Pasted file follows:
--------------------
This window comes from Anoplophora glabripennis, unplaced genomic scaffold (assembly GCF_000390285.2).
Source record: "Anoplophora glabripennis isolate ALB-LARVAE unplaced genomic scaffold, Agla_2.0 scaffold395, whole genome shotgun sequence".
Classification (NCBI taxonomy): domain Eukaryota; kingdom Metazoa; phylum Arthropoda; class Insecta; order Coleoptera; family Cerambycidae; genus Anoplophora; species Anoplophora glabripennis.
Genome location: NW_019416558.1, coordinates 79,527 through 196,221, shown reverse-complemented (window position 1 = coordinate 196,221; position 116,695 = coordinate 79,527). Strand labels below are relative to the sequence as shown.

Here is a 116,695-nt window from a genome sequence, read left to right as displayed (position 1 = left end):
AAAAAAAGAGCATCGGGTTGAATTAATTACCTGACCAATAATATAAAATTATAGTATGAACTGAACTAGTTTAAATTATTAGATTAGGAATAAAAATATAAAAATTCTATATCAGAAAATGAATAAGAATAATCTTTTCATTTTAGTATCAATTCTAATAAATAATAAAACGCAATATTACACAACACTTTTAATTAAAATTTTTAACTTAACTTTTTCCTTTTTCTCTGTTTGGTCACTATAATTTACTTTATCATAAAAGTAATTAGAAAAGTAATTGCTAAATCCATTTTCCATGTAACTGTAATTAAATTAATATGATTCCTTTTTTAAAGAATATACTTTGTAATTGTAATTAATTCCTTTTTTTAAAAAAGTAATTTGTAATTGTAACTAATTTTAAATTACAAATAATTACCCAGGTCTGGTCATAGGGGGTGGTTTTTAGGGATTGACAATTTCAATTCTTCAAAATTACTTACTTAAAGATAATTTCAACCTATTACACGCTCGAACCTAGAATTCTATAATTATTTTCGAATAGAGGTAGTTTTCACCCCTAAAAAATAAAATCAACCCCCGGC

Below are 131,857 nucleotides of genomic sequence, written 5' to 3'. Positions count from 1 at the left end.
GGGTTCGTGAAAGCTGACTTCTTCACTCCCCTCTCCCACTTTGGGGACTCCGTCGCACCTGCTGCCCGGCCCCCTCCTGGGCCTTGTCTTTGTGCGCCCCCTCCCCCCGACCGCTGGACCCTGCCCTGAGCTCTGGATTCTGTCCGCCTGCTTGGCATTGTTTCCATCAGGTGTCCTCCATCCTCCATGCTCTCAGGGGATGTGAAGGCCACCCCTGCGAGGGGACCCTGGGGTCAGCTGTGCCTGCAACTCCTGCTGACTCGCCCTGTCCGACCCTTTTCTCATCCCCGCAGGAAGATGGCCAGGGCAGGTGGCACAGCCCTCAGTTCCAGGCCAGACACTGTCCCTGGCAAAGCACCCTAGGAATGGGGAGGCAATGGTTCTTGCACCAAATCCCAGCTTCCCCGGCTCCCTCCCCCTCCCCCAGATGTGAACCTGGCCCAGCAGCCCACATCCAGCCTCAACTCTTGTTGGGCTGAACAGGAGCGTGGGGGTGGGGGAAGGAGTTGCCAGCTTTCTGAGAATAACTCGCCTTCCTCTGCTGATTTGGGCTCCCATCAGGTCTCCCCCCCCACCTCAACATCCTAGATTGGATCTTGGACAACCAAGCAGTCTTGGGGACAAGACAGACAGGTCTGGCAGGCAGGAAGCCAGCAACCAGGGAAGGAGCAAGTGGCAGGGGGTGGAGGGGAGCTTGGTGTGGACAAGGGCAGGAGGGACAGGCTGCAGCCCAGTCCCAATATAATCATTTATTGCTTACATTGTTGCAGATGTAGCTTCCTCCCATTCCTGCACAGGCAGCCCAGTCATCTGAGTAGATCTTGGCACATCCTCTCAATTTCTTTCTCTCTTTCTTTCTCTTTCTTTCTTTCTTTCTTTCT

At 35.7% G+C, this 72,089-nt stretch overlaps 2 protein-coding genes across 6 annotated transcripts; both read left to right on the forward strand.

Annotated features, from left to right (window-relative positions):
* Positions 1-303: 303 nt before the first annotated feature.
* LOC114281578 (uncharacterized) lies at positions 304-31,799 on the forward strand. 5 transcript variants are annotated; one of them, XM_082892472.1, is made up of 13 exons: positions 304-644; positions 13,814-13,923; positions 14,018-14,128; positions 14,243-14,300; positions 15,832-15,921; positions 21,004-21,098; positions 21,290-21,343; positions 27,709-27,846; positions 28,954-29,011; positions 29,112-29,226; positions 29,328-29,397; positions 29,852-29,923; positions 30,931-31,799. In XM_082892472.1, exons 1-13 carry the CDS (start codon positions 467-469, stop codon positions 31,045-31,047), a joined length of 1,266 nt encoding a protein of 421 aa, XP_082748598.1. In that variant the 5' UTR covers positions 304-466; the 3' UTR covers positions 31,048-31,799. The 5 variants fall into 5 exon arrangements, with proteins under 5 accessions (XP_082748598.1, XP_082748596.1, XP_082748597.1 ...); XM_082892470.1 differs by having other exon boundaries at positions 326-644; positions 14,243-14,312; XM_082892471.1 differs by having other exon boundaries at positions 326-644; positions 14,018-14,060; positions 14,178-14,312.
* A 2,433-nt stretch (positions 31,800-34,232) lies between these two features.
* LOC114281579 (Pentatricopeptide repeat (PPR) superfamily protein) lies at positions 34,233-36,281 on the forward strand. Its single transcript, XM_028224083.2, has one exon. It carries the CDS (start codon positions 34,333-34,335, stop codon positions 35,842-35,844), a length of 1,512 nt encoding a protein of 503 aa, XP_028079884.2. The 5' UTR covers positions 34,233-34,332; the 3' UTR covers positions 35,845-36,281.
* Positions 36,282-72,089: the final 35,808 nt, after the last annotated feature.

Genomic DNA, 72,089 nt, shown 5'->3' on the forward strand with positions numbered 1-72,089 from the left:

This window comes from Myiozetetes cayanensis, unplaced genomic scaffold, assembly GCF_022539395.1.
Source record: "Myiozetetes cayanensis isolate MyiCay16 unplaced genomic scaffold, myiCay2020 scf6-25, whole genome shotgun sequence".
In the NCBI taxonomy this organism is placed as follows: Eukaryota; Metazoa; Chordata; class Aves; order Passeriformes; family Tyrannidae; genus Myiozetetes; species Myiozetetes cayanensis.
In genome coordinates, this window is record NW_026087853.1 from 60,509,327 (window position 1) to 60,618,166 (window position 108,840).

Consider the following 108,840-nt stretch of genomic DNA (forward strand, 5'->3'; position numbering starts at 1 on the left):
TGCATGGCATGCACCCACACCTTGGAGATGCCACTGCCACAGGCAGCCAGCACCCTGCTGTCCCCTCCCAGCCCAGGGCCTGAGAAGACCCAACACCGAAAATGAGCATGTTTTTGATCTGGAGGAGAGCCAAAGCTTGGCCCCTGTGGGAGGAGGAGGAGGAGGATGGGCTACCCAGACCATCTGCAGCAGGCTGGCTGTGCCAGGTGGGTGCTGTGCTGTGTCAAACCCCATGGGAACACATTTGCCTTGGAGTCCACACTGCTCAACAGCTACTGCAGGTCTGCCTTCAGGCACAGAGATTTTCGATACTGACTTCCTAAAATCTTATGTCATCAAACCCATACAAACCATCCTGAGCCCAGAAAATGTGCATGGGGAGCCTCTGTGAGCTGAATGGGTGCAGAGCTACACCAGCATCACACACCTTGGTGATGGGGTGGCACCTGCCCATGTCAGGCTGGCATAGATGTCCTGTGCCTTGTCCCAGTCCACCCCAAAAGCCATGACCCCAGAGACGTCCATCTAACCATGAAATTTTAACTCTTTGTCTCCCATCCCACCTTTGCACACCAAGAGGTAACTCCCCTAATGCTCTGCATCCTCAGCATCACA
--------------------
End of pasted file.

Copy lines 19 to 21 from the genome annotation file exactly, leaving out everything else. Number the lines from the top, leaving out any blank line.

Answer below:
In the NCBI taxonomy this organism is placed as follows: Eukaryota; Metazoa; Chordata; class Aves; order Passeriformes; family Tyrannidae; genus Myiozetetes; species Myiozetetes cayanensis.
In genome coordinates, this window is record NW_026087853.1 from 60,509,327 (window position 1) to 60,618,166 (window position 108,840).

Consider the following 108,840-nt stretch of genomic DNA (forward strand, 5'->3'; position numbering starts at 1 on the left):